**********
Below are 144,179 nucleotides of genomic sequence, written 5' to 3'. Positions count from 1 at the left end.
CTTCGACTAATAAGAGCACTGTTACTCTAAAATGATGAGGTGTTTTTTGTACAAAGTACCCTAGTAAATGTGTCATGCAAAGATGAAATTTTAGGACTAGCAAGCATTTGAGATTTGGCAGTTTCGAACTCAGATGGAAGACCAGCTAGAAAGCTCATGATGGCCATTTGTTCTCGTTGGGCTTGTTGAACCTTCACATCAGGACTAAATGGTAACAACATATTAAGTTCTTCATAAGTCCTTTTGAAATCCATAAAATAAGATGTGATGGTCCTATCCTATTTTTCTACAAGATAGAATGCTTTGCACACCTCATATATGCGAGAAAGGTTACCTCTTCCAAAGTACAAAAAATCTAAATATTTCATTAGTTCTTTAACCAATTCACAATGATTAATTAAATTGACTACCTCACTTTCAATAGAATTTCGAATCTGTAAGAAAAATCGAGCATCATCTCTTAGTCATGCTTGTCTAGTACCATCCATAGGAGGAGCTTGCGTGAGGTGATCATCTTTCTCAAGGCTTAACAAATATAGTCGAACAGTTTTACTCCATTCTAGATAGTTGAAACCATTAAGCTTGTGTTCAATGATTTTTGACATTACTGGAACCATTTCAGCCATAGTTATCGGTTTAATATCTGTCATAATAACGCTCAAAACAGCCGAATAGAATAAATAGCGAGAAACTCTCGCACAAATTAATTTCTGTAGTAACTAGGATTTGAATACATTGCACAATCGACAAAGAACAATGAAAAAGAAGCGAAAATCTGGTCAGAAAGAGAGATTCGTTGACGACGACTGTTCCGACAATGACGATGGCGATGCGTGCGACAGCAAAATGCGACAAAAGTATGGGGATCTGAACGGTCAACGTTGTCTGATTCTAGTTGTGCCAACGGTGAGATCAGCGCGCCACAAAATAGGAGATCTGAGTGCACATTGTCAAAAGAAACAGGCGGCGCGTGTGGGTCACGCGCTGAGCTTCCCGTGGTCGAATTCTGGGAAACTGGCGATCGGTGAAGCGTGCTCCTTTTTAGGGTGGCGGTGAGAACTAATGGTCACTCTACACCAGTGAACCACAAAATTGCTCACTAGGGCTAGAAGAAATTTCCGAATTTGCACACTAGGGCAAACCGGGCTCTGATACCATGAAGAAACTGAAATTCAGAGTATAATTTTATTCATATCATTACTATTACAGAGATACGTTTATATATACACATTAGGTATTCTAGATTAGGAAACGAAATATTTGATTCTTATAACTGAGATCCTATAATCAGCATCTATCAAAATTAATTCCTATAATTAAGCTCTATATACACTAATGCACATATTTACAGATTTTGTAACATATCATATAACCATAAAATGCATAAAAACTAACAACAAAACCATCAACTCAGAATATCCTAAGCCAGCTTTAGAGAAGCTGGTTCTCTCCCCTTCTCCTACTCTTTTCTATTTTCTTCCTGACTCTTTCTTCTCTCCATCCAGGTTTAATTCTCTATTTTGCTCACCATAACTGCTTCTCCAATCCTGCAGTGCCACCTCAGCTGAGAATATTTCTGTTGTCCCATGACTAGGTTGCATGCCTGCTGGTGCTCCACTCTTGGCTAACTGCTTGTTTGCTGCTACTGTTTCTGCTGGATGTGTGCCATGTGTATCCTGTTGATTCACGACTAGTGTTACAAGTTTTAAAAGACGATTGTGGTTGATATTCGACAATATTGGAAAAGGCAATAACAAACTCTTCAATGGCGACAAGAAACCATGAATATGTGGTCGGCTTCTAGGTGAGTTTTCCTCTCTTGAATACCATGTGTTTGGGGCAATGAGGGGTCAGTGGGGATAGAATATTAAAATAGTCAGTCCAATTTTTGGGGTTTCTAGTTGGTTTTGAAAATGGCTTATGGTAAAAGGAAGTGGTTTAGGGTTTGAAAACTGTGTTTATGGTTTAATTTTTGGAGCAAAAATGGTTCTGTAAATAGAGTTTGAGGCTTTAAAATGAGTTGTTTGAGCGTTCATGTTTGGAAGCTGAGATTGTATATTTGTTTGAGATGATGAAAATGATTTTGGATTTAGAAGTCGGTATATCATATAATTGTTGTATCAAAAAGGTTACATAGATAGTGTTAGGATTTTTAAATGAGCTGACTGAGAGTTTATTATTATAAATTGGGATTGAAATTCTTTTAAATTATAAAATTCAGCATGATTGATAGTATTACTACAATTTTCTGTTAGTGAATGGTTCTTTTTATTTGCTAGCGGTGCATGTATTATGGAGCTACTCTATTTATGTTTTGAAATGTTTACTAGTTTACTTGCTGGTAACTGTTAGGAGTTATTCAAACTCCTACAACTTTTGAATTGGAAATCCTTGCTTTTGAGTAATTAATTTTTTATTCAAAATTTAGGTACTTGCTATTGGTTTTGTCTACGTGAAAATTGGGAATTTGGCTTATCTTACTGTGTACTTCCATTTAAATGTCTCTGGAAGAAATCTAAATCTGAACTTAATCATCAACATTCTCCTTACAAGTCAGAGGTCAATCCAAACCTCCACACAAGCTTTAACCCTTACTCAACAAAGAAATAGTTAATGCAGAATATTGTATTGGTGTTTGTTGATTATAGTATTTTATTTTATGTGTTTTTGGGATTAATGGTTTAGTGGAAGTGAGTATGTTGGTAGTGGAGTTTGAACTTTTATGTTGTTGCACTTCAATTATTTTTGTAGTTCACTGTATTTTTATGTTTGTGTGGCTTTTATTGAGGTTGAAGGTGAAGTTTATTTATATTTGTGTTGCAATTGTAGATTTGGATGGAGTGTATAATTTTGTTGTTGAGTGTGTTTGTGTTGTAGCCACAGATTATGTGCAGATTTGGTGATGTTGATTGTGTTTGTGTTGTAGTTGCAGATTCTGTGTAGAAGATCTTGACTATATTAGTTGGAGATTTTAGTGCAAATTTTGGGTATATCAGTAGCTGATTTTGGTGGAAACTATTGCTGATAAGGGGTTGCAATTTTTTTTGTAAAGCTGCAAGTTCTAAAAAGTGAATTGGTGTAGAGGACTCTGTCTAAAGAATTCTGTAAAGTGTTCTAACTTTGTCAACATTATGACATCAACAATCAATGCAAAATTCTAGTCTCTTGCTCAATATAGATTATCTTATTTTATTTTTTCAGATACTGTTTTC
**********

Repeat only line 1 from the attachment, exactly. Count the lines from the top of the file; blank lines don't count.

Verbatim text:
Below are 144,179 nucleotides of genomic sequence, written 5' to 3'. Positions count from 1 at the left end.